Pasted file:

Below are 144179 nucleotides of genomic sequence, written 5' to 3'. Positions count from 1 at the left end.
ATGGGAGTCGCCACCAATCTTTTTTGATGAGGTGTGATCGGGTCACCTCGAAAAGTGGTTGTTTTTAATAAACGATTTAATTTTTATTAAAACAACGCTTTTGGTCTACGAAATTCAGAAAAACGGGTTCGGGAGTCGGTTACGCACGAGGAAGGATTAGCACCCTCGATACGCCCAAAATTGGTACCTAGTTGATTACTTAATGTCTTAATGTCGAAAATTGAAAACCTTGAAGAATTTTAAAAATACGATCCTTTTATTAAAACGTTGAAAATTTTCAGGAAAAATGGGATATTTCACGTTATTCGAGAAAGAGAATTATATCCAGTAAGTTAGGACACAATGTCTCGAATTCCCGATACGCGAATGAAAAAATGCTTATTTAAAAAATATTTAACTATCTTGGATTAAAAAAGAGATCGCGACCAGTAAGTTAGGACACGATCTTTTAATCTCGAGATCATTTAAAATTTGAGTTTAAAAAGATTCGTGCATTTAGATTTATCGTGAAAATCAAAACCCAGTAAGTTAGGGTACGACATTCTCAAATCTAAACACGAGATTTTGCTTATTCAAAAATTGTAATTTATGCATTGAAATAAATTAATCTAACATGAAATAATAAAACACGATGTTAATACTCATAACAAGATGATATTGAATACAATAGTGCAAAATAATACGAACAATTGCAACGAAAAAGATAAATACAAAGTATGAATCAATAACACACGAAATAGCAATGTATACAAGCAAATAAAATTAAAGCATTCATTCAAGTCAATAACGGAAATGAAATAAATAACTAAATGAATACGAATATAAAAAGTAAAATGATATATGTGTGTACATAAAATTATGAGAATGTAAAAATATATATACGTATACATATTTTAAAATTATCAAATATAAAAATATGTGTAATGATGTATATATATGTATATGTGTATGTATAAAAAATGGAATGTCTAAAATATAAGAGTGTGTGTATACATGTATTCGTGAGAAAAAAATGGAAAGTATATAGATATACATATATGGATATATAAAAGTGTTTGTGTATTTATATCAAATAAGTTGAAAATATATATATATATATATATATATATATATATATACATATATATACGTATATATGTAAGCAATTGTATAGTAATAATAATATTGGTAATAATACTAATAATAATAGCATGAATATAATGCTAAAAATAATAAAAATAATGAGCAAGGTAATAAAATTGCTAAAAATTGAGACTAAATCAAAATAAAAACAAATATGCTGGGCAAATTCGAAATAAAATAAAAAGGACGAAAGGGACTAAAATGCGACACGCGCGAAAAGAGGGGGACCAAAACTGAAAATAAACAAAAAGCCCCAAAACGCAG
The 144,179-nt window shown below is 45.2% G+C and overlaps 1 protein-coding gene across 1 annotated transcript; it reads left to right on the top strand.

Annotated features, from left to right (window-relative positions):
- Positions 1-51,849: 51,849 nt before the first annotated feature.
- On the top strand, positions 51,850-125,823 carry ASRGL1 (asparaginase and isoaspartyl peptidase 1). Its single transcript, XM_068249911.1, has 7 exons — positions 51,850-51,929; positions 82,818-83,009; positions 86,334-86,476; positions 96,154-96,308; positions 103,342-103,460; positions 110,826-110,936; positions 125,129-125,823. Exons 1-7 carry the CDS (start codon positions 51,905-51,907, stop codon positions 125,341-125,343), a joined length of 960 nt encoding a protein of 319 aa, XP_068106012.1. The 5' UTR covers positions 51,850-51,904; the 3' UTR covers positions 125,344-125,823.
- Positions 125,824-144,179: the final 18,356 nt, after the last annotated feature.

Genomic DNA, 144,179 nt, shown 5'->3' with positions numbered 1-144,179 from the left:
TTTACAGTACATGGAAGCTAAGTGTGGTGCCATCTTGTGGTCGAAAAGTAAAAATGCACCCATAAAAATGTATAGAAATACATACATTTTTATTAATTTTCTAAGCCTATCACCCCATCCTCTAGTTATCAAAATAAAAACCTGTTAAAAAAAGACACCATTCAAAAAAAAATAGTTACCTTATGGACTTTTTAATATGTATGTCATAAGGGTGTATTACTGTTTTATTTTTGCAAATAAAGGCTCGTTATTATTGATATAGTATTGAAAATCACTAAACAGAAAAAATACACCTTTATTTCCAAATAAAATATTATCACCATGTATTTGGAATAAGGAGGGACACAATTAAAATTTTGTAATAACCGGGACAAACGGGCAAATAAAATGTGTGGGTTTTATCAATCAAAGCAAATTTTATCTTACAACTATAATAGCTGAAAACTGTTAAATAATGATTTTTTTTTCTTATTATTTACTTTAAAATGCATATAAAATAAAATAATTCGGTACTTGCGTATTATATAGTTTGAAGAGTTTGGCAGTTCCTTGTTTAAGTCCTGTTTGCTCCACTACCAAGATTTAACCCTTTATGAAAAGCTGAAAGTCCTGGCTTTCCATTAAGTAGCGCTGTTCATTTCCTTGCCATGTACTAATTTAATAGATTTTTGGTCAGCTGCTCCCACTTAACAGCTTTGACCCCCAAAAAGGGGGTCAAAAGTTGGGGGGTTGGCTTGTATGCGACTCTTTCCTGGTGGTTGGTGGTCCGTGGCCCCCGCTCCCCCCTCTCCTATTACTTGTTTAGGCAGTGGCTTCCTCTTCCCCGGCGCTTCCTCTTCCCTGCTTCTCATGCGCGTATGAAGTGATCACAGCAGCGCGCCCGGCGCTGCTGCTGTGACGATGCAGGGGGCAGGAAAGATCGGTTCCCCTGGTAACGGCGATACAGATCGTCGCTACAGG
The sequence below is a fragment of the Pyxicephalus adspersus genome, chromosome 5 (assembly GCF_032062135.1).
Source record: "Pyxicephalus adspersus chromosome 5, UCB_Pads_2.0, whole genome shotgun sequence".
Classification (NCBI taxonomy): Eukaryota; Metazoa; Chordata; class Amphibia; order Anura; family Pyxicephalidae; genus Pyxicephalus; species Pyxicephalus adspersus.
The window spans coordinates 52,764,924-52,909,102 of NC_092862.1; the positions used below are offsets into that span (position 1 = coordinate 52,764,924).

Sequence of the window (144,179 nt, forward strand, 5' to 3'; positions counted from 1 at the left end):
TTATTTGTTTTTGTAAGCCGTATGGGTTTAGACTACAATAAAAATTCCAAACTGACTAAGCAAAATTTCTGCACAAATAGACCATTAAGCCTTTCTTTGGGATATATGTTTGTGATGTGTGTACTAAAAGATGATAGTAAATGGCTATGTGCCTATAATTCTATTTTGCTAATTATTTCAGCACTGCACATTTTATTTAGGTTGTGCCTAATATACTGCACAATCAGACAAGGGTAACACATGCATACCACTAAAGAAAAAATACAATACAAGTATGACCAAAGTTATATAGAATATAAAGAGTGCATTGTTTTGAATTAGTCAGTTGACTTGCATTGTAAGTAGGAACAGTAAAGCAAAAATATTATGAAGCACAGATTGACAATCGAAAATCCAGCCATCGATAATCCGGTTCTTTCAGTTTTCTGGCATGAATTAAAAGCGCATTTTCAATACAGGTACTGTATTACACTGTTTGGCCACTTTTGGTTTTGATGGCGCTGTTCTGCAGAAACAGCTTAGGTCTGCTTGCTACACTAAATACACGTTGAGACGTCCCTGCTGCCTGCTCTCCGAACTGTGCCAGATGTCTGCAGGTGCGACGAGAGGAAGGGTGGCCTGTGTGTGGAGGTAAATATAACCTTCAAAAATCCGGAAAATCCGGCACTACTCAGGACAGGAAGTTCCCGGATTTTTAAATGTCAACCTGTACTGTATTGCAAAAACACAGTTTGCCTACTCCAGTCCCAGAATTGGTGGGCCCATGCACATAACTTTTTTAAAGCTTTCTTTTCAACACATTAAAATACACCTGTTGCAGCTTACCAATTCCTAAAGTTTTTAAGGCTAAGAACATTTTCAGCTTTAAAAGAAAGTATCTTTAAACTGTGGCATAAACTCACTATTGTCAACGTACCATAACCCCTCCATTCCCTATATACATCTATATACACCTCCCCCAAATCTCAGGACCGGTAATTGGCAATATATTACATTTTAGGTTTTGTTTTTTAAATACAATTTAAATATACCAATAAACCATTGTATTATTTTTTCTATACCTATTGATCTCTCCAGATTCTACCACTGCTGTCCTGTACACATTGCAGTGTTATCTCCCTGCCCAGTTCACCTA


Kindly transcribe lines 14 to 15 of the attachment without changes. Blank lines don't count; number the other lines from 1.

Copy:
Sequence of the window (144,179 nt, forward strand, 5' to 3'; positions counted from 1 at the left end):
TTATTTGTTTTTGTAAGCCGTATGGGTTTAGACTACAATAAAAATTCCAAACTGACTAAGCAAAATTTCTGCACAAATAGACCATTAAGCCTTTCTTTGGGATATATGTTTGTGATGTGTGTACTAAAAGATGATAGTAAATGGCTATGTGCCTATAATTCTATTTTGCTAATTATTTCAGCACTGCACATTTTATTTAGGTTGTGCCTAATATACTGCACAATCAGACAAGGGTAACACATGCATACCACTAAAGAAAAAATACAATACAAGTATGACCAAAGTTATATAGAATATAAAGAGTGCATTGTTTTGAATTAGTCAGTTGACTTGCATTGTAAGTAGGAACAGTAAAGCAAAAATATTATGAAGCACAGATTGACAATCGAAAATCCAGCCATCGATAATCCGGTTCTTTCAGTTTTCTGGCATGAATTAAAAGCGCATTTTCAATACAGGTACTGTATTACACTGTTTGGCCACTTTTGGTTTTGATGGCGCTGTTCTGCAGAAACAGCTTAGGTCTGCTTGCTACACTAAATACACGTTGAGACGTCCCTGCTGCCTGCTCTCCGAACTGTGCCAGATGTCTGCAGGTGCGACGAGAGGAAGGGTGGCCTGTGTGTGGAGGTAAATATAACCTTCAAAAATCCGGAAAATCCGGCACTACTCAGGACAGGAAGTTCCCGGATTTTTAAATGTCAACCTGTACTGTATTGCAAAAACACAGTTTGCCTACTCCAGTCCCAGAATTGGTGGGCCCATGCACATAACTTTTTTAAAGCTTTCTTTTCAACACATTAAAATACACCTGTTGCAGCTTACCAATTCCTAAAGTTTTTAAGGCTAAGAACATTTTCAGCTTTAAAAGAAAGTATCTTTAAACTGTGGCATAAACTCACTATTGTCAACGTACCATAACCCCTCCATTCCCTATATACATCTATATACACCTCCCCCAAATCTCAGGACCGGTAATTGGCAATATATTACATTTTAGGTTTTGTTTTTTAAATACAATTTAAATATACCAATAAACCATTGTATTATTTTTTCTATACCTATTGATCTCTCCAGATTCTACCACTGCTGTCCTGTACACATTGCAGTGTTATCTCCCTGCCCAGTTCACCTA